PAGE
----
"Then Peter, turning about, seeth the disciple whom Jesus loved following...Peter seeing him saith to Jesus, and what shall this man do? Jesus saith unto him...what is that to thee? follow thou me." (John 21:20-22)
Learn how to look at a person; then learn how to look away. I scribbled down this little piece of advice in a battered notebook I keep for such musings, thinking I might write something along these lines one day.
That day has arrived.
The one sharing this episode in Peter's life is the very man to whom Peter's enquiry refers: John, "the disciple whom Jesus loved." He does not tell us what his own reaction to Peter's concern for his future was; but one can imagine that Jesus' answer to Peter may well have solicited a smile from him. He was used to Peter's need to always be on top of things, not above even rebuking Jesus when he thought He was taking a wrong turn in His ministry (Matt.16:22).
Peter had a bad habit of taking His eyes off the Lord (Matt.14:28-30). Aren't you glad that isn't something you and I don't have a problem with (wink, wink)? On this occasion, in John twenty-one, our Lord had just given Peter assurance that he was going to live into his dotage. But before he died at a ripe old age, he would find himself no longer in charge, as he liked to be. Someone else would be dressing him and taking him where he or she wanted him to go. This is one of those "good news-bad news" scenarios. However he took it, for some reason, it prompted Peter to turn his back of Jesus momentarily and notice John following them, simply minding his own business, content to let Peter and Jesus converse privately.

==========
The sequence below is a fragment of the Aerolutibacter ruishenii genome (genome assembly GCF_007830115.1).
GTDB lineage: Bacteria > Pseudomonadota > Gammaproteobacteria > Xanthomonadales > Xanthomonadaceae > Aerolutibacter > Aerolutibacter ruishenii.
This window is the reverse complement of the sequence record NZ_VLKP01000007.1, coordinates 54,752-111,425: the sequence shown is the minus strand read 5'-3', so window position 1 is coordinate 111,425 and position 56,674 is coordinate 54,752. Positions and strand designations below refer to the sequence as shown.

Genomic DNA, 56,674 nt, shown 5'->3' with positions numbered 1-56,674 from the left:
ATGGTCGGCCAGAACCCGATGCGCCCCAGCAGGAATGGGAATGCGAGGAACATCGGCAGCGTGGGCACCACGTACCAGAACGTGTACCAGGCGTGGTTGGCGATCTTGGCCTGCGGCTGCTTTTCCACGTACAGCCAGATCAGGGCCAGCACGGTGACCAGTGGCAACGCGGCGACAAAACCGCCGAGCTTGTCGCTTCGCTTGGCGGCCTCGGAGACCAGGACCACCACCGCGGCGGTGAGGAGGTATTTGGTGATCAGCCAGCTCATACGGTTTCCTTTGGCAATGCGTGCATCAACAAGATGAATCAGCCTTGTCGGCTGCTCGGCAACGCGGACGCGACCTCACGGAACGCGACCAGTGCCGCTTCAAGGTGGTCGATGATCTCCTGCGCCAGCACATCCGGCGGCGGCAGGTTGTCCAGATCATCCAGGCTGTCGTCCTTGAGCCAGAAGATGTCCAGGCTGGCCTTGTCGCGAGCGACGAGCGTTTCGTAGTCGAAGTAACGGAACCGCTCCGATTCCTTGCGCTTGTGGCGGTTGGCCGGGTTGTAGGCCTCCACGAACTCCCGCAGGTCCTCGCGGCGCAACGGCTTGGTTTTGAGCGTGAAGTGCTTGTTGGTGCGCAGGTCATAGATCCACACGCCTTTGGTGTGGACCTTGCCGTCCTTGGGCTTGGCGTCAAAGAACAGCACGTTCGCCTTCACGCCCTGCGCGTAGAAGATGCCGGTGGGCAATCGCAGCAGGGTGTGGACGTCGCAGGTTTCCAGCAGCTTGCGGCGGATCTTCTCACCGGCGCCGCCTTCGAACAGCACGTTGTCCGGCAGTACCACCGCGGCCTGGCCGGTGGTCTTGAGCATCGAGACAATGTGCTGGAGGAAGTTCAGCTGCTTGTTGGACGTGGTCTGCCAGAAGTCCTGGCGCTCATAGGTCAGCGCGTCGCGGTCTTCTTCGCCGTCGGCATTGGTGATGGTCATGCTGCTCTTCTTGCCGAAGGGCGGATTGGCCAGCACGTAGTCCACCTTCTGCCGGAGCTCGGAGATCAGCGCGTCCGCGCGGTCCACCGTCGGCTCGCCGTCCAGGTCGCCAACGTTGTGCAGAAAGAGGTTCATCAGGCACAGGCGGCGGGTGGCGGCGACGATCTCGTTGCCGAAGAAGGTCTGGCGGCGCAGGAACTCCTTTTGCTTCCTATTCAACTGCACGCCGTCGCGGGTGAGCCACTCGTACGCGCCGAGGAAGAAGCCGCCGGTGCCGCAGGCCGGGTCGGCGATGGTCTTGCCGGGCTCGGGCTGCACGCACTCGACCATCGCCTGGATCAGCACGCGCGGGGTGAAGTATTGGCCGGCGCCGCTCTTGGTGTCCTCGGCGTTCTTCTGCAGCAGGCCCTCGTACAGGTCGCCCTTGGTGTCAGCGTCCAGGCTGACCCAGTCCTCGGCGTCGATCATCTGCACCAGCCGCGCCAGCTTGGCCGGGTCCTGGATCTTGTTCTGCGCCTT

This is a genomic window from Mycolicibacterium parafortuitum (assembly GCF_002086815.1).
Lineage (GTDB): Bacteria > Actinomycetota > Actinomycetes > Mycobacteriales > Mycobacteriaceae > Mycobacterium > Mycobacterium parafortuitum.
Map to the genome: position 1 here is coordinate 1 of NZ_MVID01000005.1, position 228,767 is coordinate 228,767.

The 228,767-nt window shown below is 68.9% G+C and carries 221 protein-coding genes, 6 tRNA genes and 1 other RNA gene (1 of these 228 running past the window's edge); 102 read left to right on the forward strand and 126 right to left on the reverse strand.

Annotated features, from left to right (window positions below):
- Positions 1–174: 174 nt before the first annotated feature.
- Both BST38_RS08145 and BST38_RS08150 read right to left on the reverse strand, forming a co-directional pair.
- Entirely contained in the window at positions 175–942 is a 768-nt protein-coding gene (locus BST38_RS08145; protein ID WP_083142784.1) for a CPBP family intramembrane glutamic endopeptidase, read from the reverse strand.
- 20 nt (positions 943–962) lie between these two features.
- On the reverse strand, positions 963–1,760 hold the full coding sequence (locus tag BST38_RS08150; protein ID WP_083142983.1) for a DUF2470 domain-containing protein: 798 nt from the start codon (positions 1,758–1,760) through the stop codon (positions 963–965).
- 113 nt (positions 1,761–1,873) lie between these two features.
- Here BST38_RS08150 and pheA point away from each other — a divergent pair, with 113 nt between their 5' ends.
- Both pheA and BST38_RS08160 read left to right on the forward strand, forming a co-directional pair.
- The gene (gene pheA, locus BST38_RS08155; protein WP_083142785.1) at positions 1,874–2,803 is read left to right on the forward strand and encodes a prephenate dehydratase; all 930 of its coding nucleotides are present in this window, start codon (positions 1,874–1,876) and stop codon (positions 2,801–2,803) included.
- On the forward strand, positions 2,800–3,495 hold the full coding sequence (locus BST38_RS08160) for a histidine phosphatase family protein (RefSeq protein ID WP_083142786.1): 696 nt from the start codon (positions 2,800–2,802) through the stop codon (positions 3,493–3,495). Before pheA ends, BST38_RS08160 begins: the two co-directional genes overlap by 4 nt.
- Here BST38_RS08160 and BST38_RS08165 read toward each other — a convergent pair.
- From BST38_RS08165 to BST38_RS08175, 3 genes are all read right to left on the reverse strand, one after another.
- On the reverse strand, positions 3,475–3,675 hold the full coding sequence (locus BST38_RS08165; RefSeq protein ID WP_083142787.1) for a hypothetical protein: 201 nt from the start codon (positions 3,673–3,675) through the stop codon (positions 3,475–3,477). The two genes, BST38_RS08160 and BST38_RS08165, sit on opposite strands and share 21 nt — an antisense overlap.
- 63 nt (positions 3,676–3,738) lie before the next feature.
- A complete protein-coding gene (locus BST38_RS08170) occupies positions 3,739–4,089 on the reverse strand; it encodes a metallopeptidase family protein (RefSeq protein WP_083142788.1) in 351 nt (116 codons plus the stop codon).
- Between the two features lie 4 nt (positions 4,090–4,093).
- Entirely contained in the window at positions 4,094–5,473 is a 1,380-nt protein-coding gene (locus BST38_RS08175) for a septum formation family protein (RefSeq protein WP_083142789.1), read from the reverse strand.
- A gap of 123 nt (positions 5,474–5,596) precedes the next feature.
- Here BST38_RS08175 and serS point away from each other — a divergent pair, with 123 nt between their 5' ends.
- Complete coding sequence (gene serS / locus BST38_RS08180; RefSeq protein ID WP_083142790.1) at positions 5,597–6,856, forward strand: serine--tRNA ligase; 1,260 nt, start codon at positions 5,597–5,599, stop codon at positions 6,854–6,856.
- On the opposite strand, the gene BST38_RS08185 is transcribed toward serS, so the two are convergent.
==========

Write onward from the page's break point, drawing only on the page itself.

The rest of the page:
"What's going to happen to him?" This was Peter's question. "Is he going to live long too?" It doesn't seem to be an especially intrusive or malicious question. But the thing is, what difference did it make to God's will for his own life? That's exactly what Jesus was saying, when He replied, "If he lives till I come back to the earth, what's it to you? Your only worry should be whether or not you're following me." Rather blunt, I know, but it gives us some idea of what God thinks about our so-called "burden" that God's will be accomplished in the lives of others.
I commented in another piece I wrote several years ago that if some of us were asked Cain's question—"Am I my brother's keeper"—our answer would be, "You bet I am!" I went on to describe those us who indulge in this folly as being quick to assume responsibility for the "conduct, choices, and convictions of everyone within our sphere of influence."
This story in the life of Peter says to me that when I begin to zero in on what others in the Body of Christ are doing, whether family, friends, or well-known personalities, it's because, like Peter, I have taken our eyes off the Lord. When Jesus is the focal point of our interest, and His will for our life is our main concern, others' ministries and mistakes are only peripheral images to us.
God grant me the serenity to accept the people I cannot change, the courage to change the one I can....and the wisdom to know it's me.